Wallingford Considers Plans to Reconfigure Schools - NBC Connecticut

Wallingford Considers Plans to Reconfigure Schools

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    Wallingford Considers Plans to Reconfigure Schools

    At a Board of Education committee meeting Monday night, teachers, parents, and students gave their thoughts on what's the best path forward for Wallingford schools.

    (Published Monday, Dec. 10, 2018)

    At a Board of Education committee meeting Monday night, teachers, parents, and students gave their thoughts on what's the best path forward for Wallingford schools.

    Board members considered six proposals from a restructuring study for the middle and high schools. Three of the options would close at least one school, and depending on the plan, it could cost the town up to $117 million. Some of the hurdles the school district faces includes declining enrollment, budgetary concerns, and aging buildings.

    Option one would make no changes to current programming and keep the two middle schools and two high schools as is. Capital needs would be addressed, costing about $15.6 million. Another $1.5 million is recommended for security improvements.

    Option two would renovate Lyman High School and Sheehan High School as new. Dag Middle School and Moran Middle School would have their capital needs addressed. That would cost the town about $77.7 million.

    Option three would renovate Dag and Lyman Hall and design them to house STEM. Moran and Sheehan would also be renovated but be designed to house Arts. The cost to the town would be about $117 million with up to $900,000 in additional transportation costs per year.

    Option four would convert Dag to central office. Moran would be renovated and become an intermediate school. Sheehan would be renovated and become a junior high school. Lyman would be renovated and become the only high school. The cost to the town would be $114 million, which doesn't include the increased transportation costs.

    Option five would convert Dag to central office. Moran would be renovated and become the only middle school. Lyman would be renovated and house STEM. Sheehan would be renovated and house Arts. The cost to the town would be $100.8 million, and there would be an annual estimated savings of up to $1.8 million.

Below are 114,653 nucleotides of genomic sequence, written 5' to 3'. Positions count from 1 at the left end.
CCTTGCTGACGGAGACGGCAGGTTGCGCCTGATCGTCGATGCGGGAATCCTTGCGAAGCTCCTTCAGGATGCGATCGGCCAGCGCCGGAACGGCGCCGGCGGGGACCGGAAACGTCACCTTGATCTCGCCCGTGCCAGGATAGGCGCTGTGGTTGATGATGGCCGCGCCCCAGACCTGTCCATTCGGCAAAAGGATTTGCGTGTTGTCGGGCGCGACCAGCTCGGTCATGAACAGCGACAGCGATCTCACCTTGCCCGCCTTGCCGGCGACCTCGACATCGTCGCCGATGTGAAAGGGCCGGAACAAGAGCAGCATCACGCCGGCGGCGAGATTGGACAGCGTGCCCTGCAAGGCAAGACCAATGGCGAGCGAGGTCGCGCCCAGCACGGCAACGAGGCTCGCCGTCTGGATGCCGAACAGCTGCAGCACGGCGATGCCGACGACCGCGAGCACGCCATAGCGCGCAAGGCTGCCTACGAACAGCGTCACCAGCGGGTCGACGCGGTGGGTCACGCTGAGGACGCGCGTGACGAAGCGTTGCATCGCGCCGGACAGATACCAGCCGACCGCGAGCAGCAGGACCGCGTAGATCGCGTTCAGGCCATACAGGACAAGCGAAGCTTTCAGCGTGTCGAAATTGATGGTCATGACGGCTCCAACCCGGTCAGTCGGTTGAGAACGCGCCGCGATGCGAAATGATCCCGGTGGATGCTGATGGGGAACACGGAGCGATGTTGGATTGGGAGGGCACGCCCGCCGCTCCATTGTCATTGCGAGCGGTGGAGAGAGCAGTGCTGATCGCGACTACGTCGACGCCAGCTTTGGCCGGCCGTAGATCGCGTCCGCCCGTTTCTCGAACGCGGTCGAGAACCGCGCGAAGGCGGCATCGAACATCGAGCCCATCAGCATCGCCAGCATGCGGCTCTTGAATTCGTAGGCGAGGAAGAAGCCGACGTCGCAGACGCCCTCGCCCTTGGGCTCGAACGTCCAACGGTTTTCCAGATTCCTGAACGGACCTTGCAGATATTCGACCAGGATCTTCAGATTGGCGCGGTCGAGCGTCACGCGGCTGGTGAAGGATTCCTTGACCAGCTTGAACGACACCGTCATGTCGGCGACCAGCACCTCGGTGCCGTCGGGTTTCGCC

Option six would convert Dag to central office. Moran would close and Sheehan would be renovated and become the only middle school. Lyman would be renovated and become the only high school. The cost to taxpayers would be $59.1 million with an annual estimated savings of up to $4.2 million.

    Wallingford Education Association President Louis Faiella supports keeping the two middle schools and high schools as is (option one).

    "Our schools do need some repairs, but that's in our capital projects budget as is," said Faiella.

    Lyman Hall High School freshman Keera Reed likes option six, which renovates Lyman as the only high school and turns Sheehan high school into the only middle school.

    "It creates more diversity for the students to talk to more peers and interact with more peers," said Reed.

    But some parents think closing schools would be a big mistake because it'll make classrooms bigger.

    "Wallingford has such a small-town feel, and I feel like if they combine the high schools, it's going to lose that feel a little bit. And I'm afraid the kids will get lost with that many kids in the class, that many kids in the school," said Wallingford parent Christy Gorry.

    Superintendent Dr. Salvatore Menzo says what's happening now is the first leg in a very long journey. He says while something has to happen because of the age of the buildings and the need to continue improving the learning environment for students, that right now this is about getting the conversation going and making sure everyone is heard.

    "This is certainly not a sprint to the finish line. This is really a marathon. We have to take one day at a time as a community, honoring everybody's opinions and everybody's ideas," said Menzo.

    The superintendent says no changes will take place for at least five years. The board will discuss eliminating some of the options at the Board of Education meeting on Monday. They'll look to eliminate options four and five and possibly six. They'll look into adding an option that would renovate all four schools as new.

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